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Faith Blog

Features local churches’ and synagogues’ news, spiritual leaders and special events.

Pilgrimage UCC Fall Fest is October 25

Pilgrimage United Church of Christ is having a Fall Fest on Saturday, October 25th. There will be a church wide yard sale from 8am -noon and the Fall Festival follows from 1-4pm. The Fall Festival will have a fun activities for children and a chili cook off.

Don’t miss the bounce house, face painting, pumpkin decorating, sand art, cornhole, a costume contest, treats and more!

All proceeds benefit Pilgrimage UCC.

The church is located at 3755 Sandy Plains Road in East Cobb.

 

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Mt. Zion UMC Preschool Bazaar begins tomorrow

The Mt. Zion UMC Preschool Bazaar will be held October 17-18, 2014, 9am-2pm daily.

Over 30 vendors, silent auction, bake sale and raffle both days.  Vendors include Stella & Dot, Thirty-One, Origami Owl, Lulu & Junebug, Tupperware and more. Items including jewelry, children’s clothing, hair bows, household items, holiday decorations and much more.

Don’t miss the ‘Party in the Patch’ on Saturday October 18.  Bring the whole family for bounce houses, face painting, food and fun. More information on the Mt. Zion facebook page: https://www.facebook.com/Mt.ZionPreschoolBazaar

 

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A Christian Devotion: The Third commandment

Exodus 20: 7-9

7 “You shall not misuse the name of the Lord your God, for the Lord will not hold anyone guiltless who misuses his name.

8 “Remember the Sabbath day by keeping it holy. 9 Six days you shall labor and do all your work,  

 

Devotion by Don Tawney, Sr.

The third commandment has to do with how we worship God.  It is to be done with all possible reverence.  You shall not take the name of the Lord, your God, in vain.  The caution given here, is just as needful as ever.  We may think it means not to speak God’s name rashly or in the same sentence of words of hatred or lying or intent to do harm to another.  But it means more than this; it also can mean making a profession of being saintly when you are not living up to that profession.  To name the name of Christ, we are instructed by scripture to leave sin, and cleave to the Word of God.  Our worship will then be honored and received by God.

The fourth commandment concerns when we worship God.  We can worship the Lord daily and honor Him in service; however, there is one day set aside and dedicated for praise to God, and hearing from His Word with other believers.  God commands us to remember the Sabbath day, to keep it holy.  There was a time in my memory, as a young boy, the only places of business open on Sunday were service stations to buy gas for your car, and pharmacy stores for your medications.  When the Lord God blessed the Sabbath, He put a difference between it and other days of labor.  We are encouraged to remember to assemble for worship to God on this holy day. (Heb.10.25)

Prayer:

Father in heaven, Thank You for the freedom we have today to worship You in Spirit and Truth.  We pray we will not give up this freedom.
Amen 

 

 (Source: Pilgrimage UCC)

Do you have a favorite prayer from your faith? Email cynthia@eastcobber.com. Be sure to include “Faith” in the subject line. 

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Relationships and Reconciliation: A lesson from Rev. Tom Pumphrey

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All this is from God, who reconciled us to himself through Christ, and has given us the ministry of reconciliation. (2 Corinthians 5:18 NRSV)

In a recent adult study on discipleship, we read and discussed the parable of the prodigal son (Luke 15). In this one story we see the cycle of sin, confession, repentance, and forgiveness. The wayward son is restored to his father, and his father rejoices. But this parable has a solid direction beyond forgiveness: reconciliation. The older son is upset because they are celebrating the return of his younger brother. But the father loves both of his sons, and he goes to his older son to persuade him to join in the celebration. The purpose of God’s forgiveness—the grace of God in Jesus Christ—is to bring about our reconciliation. God reconciles us to himself in Christ, and seeks our reconciliation with each other in Christ.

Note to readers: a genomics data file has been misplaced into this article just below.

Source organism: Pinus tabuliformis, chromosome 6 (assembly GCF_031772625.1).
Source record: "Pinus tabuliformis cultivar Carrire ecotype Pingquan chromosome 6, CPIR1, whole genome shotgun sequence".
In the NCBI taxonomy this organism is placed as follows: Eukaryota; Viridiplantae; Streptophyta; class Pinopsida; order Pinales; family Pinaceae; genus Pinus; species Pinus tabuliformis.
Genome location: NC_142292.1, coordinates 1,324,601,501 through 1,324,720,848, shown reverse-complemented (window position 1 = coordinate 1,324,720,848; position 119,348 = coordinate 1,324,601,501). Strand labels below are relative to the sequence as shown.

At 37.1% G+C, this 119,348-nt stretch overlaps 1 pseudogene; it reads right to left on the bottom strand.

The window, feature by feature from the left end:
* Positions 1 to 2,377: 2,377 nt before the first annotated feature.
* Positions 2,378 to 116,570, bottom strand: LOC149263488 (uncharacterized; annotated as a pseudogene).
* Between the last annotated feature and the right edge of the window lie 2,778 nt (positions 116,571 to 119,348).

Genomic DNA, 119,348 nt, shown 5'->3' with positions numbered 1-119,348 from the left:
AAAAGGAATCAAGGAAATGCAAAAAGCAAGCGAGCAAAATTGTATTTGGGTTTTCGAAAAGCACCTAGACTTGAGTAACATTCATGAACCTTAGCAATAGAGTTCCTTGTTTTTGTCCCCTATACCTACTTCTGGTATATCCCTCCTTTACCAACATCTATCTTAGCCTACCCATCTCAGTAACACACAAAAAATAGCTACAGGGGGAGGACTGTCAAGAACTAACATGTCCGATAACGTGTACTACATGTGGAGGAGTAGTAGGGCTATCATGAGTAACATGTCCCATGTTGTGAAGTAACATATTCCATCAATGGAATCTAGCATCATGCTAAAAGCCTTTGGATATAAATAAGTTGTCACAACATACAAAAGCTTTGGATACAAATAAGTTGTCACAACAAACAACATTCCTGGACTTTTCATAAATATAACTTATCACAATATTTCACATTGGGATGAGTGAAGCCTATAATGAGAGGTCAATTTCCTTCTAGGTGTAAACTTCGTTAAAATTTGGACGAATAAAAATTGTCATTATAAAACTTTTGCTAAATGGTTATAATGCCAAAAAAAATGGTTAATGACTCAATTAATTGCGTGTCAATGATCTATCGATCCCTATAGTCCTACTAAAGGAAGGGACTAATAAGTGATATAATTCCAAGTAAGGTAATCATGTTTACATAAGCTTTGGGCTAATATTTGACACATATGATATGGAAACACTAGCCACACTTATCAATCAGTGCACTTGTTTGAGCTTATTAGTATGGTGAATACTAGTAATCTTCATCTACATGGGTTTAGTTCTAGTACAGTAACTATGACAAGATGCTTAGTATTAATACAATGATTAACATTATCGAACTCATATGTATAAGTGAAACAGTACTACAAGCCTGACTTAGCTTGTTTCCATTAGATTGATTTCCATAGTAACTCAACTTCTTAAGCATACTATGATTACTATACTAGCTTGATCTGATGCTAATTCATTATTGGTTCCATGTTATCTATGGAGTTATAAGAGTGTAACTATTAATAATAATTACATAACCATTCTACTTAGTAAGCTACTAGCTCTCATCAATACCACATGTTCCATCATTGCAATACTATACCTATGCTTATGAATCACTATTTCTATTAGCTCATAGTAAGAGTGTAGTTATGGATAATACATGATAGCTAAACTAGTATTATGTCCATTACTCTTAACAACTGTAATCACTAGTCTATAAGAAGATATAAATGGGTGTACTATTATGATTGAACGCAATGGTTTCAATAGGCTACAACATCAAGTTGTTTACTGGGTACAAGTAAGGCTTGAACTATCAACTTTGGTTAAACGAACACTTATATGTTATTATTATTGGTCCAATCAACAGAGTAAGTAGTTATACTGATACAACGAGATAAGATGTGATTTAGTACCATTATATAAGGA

Reconciliation is not easy. Reconciliation takes both parties. Reconciliation takes repentance—more than just confession: turning around and doing differently in the future. And reconciliation takes forgiveness. We might forgive and yet the other person may have no interest in reconciliation. But still we have done what God does for us—opened ourselves to a renewed relationship, ready to embrace the other person when the other person, by God’s grace, responds.

Reconciliation can be challenging. We are all broken and none of us is without fault, and our hurt can sometimes be hard to heal. But reconciliation is an essential part of being a disciple of Jesus Christ. Reconciliation is the central work of Jesus. As his disciples, we follow in that work, first seeking deeper reconciliation with God each day, then taking God’s grace and sharing it with others. Empowered by God’s Holy Spirit, we can watch God transform us and our relationships, and participate in God’s holy joy!

(Reprinted from the newsletter of Rev. Tom Pumphrey, rector of the Episcopal Church of St. Peter and St. Paul in East Cobb.) 

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St. Andrew UMC Women Host 13th Annual “Fall Into Crafts” Marketplace on October 10 – 11, 2014

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The women of St. Andrew United Methodist Church of Marietta invite area craft lovers to the 13th Annual “Fall Into Crafts” Marketplace on Friday and Saturday, October 10 and 11, 2014. The show, which is sponsored by the St. Andrew United Methodist Women, will take place in St. Andrew UMC’s Keheley Building from 11 a.m. – 7 p.m. on Friday, October 10, and 10 a.m. – 4 p.m. on Saturday, October 11.
“Now in our 13th year, this show offers a spacious, easily accessible indoor setting where you can comfortably exhibit your crafts. Our friendly, helpful volunteers and wonderful food make “Fall Into Crafts” Marketplace a favorite among many of our return crafters,” said event chairperson Laurie Yurchak. “This year’s marketplace will feature more than 40 exhibitors. Items for sale will include handcrafted jewelry, decorative painting, handmade soap, hand knitted items, candles, photography, hair bows, floral designs, and much more.”